I look at the white kid at the table. "Chipper Jones?" I ask. He points to the good looking Latin guy next to him and the table explodes in laughter. I think we are the first to find him. I smile nervously and continue to look toward Chipper. "Well, welcome to Durham. All of you. I'm looking forward to watching you guys play, but I hope you don't have to stay here too long. The Show beckons."
Chipper's bored, awkward, out of his element facial expression warmed at that. He smiled briefly, said "Thanks" as the others at the table mumbled some response to to my expressed hope. All accepted my comment as genuine, and they warmed up a little, slightly embarrassed that they had a good laughed at my expense--someone who seemed to respect their talents.
The Latin guy pointed to my son, still up in my arms and wearing a Bulls cap and asked "whose the player? That your son?" So there were "introductions" all 'round, I apologized for not knowing the others and asked Chipper for an autograph...for my son. That got a laugh. He obliged with his trademark "Chipper J", the o-n-e-s one long ink line.
The Latin said "take a picture Chipper, he's got a camera." So Chipper Jones took our picture, then I got one with him holding my son. There were handshakes all around, profuse thanks on my part and we got the hell out. I was ecstatic, to say the least. Chipper was on his way to becoming the family's favorite baseball player (along with Will Clark, but that's another story).
That season Chipper played 70 games in Durham and we attended as many as possible, usually sitting in the left field bleachers. Because Larry played third. Every time I saw Chipper--including that evening in the dark, expansive bar--I thought of Mickey Mantle. Somehow I sensed something heroic yet flawed in both of them.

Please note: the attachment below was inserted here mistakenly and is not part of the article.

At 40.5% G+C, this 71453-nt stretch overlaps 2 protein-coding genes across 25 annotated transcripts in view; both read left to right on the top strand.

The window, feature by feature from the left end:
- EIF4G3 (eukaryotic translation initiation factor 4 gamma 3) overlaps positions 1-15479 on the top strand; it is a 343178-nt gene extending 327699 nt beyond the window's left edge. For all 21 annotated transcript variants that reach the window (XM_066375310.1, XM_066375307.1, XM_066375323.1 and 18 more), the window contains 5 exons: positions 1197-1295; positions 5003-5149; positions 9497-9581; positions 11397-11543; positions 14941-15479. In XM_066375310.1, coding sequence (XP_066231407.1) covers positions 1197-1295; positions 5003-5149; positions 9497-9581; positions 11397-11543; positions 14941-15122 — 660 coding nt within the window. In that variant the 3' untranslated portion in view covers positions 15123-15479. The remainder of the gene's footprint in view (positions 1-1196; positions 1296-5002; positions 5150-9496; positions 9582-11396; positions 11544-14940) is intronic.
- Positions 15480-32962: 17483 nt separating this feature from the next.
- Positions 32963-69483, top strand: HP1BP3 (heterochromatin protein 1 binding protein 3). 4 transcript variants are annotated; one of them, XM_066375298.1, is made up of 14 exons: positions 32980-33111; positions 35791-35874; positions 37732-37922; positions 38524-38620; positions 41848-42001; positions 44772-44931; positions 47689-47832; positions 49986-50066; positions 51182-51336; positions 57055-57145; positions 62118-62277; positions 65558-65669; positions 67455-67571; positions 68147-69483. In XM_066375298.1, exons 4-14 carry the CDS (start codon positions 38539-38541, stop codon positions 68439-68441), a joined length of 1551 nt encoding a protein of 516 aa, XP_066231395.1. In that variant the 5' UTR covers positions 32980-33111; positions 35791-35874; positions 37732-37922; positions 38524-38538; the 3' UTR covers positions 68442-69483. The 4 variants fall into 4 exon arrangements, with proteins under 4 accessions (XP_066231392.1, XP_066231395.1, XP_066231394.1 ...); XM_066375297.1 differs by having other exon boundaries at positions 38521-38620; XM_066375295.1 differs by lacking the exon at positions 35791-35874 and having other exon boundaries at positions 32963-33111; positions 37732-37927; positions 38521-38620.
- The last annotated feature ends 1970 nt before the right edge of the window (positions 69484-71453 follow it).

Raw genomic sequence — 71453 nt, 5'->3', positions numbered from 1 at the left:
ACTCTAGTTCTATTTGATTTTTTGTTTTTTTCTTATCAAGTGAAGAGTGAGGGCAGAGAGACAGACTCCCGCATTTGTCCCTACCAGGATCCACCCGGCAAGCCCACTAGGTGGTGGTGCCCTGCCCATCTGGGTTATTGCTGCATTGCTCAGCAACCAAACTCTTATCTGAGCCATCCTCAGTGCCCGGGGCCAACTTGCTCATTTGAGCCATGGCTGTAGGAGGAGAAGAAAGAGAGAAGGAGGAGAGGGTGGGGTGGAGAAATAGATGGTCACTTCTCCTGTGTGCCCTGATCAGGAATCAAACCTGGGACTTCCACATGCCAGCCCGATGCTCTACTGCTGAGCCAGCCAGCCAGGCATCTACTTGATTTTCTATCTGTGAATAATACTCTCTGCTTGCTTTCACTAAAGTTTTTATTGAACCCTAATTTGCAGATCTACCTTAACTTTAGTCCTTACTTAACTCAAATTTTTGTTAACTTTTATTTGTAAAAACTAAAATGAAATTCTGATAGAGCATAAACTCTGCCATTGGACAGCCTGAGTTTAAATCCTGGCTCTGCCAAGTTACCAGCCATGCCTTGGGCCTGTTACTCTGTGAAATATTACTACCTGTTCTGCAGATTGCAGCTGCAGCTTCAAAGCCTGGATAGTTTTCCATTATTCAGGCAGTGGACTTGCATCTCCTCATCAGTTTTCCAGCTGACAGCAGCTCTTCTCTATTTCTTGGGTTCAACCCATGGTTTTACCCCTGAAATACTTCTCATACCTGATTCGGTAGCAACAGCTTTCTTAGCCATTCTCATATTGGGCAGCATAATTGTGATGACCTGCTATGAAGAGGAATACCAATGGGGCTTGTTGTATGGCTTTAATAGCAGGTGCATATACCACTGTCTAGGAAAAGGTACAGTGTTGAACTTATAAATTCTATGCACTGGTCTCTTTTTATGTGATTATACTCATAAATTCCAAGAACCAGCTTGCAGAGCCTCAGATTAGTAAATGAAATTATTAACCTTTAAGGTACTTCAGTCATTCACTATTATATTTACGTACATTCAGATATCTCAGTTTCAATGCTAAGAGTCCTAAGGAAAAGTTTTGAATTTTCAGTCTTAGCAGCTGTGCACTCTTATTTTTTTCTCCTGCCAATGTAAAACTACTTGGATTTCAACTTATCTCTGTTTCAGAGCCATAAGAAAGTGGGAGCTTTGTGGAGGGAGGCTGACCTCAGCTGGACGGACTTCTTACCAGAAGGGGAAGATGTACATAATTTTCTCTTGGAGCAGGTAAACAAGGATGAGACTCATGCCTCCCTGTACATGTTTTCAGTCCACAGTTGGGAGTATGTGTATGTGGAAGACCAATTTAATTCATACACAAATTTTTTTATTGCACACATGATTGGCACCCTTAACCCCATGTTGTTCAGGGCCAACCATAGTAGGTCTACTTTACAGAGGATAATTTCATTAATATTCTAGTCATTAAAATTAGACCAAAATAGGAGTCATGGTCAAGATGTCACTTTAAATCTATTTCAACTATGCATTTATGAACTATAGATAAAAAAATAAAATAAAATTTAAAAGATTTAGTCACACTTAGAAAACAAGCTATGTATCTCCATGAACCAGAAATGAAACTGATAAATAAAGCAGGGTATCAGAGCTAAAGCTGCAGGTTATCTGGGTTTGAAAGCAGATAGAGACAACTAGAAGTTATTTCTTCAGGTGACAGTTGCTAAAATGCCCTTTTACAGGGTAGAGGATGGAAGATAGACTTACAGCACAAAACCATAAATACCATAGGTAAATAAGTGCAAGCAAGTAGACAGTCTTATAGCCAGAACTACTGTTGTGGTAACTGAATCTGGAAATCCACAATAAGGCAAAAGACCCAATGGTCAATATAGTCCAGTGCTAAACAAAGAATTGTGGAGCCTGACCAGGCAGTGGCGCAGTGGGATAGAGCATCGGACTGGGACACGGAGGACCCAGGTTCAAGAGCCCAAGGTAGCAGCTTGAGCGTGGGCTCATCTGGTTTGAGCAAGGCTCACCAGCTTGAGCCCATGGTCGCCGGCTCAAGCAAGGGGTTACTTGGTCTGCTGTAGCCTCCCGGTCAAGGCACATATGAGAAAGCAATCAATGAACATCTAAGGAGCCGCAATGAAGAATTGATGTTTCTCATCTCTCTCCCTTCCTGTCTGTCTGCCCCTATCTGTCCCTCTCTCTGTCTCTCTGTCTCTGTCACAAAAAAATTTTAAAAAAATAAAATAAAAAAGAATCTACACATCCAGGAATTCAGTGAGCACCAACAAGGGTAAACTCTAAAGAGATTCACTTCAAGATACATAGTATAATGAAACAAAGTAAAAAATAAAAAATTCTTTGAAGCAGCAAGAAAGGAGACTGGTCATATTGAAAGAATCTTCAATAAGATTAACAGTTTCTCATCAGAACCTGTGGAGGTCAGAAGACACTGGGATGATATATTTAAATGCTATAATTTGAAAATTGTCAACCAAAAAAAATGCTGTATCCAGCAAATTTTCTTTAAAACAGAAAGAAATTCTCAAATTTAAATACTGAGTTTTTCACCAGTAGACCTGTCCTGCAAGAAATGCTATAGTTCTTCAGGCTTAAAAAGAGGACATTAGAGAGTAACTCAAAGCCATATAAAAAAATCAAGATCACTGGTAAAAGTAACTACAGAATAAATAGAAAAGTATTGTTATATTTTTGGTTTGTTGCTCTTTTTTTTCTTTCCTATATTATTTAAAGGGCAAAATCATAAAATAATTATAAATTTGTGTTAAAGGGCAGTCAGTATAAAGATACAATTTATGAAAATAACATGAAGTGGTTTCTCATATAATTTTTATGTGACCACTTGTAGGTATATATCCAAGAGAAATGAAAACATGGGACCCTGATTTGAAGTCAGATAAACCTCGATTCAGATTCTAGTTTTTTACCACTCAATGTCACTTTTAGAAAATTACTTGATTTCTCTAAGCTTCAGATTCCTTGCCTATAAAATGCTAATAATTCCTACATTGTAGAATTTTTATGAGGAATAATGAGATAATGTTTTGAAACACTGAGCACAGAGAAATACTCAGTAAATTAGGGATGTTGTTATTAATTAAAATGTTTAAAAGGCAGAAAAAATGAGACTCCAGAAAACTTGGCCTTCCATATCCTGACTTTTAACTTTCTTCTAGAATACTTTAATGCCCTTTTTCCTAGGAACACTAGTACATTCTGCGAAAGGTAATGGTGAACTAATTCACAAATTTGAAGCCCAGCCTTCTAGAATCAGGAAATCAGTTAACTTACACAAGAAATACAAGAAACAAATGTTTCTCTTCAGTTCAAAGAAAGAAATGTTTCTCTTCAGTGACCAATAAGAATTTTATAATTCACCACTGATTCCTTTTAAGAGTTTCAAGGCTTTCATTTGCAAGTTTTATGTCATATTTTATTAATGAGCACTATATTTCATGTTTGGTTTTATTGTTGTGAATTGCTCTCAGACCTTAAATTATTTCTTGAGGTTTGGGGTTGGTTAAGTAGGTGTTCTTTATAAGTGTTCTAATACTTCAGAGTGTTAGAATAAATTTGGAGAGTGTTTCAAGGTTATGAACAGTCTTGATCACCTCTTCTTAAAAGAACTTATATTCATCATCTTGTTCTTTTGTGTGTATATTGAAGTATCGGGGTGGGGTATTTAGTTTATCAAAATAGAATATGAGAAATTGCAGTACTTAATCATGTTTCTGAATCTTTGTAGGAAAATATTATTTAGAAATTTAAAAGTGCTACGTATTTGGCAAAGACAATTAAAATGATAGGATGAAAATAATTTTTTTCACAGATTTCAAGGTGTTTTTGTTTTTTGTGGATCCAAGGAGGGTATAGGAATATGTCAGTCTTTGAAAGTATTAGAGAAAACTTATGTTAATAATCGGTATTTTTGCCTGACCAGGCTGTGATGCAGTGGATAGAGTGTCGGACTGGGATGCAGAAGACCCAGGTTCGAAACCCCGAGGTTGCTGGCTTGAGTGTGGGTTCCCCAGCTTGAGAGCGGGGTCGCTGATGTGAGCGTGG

At the All-Star break Chipper was promoted. He reached The Show not long after, and a little before my sons grew old enough to want to watch Braves baseball on TBS with me. But soon we enjoyed following Chipper's exploits together, including the World Series Championship in 1995. And the heartbreak of World Series losses to the Blue Jays and Twins.
At our house the question was "is Chipper on tonight", rather than are the Braves on TV.
The second meeting was a few years later at a baseball card show. Chipper was the guest autograph celebrity. Signing for money. Now the boys were old enough to enjoy the experience of meeting Chipper, so we stood in line to get another autograph and to say hello. Chipper was polite but reserved and obviously in a hurry. The line was long. I mentioned the night in Durham a few years ago but he didn't remember. Maybe sort of...
His first wife was with him that day. She was drop dead gorgeous, looked prim and proper and was wearing the biggest diamond engagement ring I've ever seen. It was blinding. Larry must have been blinded too, in some way, when he met that Hooters waitress a few years later that swept him off his feet and bore his first child. The marriage ended, and he did not--as many think--marry the Hootress. I'm sure she gets a big tip each month, though.
Of course we were all disappointed by the news of Chipper's infidelity. One of my sons even shed tears. His hero proved to have flaws. A good life lesson for my son. In case later in life he's ever blinded. As we have all been, however seriously. But Chipper is not the only one, and it wouldn't be news if he were not famous. And if he were not famous the child most likely would have sadly been aborted. It took a while, but we forgave him. Sadly, the Braves are no longer on TBS virtually every night so following Chipper became more limited.